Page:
How much will people in your area pay?
Average impact on disposable income of 1.25 percentage point Increase in National Insurance, by local authority
Hover to explore
Map by Katharine Swindells
Childcare costs are higher in London and the South East
The new tax policy aims to fix England’s welfare system. Some of the money raised from the tax will be used to cover a new lifetime limit of 86,000 on a person’s payments for their own care. Once the ceiling has been reached, the rest of the care costs are covered by the local authorities.
This cap, which applies from October 2023, means that more people living in areas with higher costs of care are likely to benefit from it, with the council paying a higher proportion of their care.
Care benefits tend to be more expensive in London and the south of England, which means that tax dollars will pay for more benefits in the south.
Higher care costs mean more people in the south are likely to benefit from the cap
Unit cost per week for all adult clients accessing long-term residential care, by local authority
Map by Michael goodier
Not only will southerners be more likely to benefit from the cap, but those who do are likely to see proportionately more of their assets protected as a result. This is because real estate prices in the south tend to be higher, so people’s homes are worth more; they have more to lose without a cap.
In contrast, those who live in the north will see more of their asset value spent on social care before they hit the cap, meaning many more could end up selling their homes.
Those in the south will see more of their assets protected by the care cap
Median total household wealth
Graph by Michael goodier
To mitigate this, along with a social protection ceiling, the government introduced a floor. Those with less than 20,000 will not have to pay the costs of their assets at all (but may owe their income), while those with between 20,000 and 100,000 will be means tested by their income. local council.
This will help more people in the north of the country, who have proportionately fewer assets. Analysis by the Resolution Foundation think tank found that only 29% of people aged 70 and over in the Northeast have enough assets to receive no state aid, compared to almost half of those in the Southwest .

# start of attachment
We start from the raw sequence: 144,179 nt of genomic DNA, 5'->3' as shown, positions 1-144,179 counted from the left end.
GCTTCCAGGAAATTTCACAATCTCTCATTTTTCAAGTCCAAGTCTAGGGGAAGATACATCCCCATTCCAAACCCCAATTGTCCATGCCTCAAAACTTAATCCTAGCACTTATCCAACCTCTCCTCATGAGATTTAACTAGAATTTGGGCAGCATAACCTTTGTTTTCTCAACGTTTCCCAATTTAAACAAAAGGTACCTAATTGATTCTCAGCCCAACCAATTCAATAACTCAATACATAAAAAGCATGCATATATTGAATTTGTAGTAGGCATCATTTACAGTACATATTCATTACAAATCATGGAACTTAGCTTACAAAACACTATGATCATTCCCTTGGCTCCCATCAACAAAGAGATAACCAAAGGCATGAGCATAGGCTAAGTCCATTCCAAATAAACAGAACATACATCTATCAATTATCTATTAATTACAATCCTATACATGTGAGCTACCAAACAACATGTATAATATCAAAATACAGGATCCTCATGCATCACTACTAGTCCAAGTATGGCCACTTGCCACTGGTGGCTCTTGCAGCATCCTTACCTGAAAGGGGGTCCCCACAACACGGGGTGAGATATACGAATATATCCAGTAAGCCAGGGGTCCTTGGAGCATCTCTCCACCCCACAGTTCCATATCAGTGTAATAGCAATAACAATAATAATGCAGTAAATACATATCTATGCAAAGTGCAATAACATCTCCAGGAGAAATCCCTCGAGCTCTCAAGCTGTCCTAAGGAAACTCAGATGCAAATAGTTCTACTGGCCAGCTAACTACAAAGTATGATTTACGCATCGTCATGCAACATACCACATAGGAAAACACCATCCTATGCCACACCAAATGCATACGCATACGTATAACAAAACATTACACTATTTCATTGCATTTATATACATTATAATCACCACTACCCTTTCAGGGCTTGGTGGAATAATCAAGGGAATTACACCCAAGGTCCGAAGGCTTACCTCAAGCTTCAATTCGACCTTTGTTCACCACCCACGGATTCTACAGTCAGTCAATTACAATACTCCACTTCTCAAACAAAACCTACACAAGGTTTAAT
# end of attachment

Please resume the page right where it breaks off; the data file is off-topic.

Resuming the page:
That said, more than half of the people in the Northeast may still have to pay something out of their assets because of the means-tested element.
The Resolution Foundation said: The policy might not live up to its marketing, with people living in modest homes with few financial assets still having to charge for their homes if they need significant residential care.
[See also:Why Tory MPs didnt rebel over Boris Johnsons National Insurance hike]
Although the anxiety of the conservatives over these reforms has subsided for the moment, the geographical inequalities revealed by the New statesmanData analysis could soon haunt a government that bases its reputation on leveling the north.
Current support from Conservative MPs or reluctant acceptance of these plans could escalate into resentment against the party further. A Tory MP particularly familiar with local government policy and adult welfare continues to fret over the policy, fearing the political consequences across the line of young taxpayers bearing the burden of wealthy retirees in the labor force, and suspecting a sleight of hand that will mean most of the funding goes to the NHS instead of welfare itself.
Another, Dudley South MP Mike Wood,called the tax hike morally wrong, explaining that he only voted for it because the alternative, not to act, is much, much worse.
The party risks betraying its new voters by not respecting the promised fairer economic distribution, which its deputies may find out as their voters start paying this new tax in the next three years.
[See also:Boris Johnson is exploiting the publics misunderstanding of National Insurance]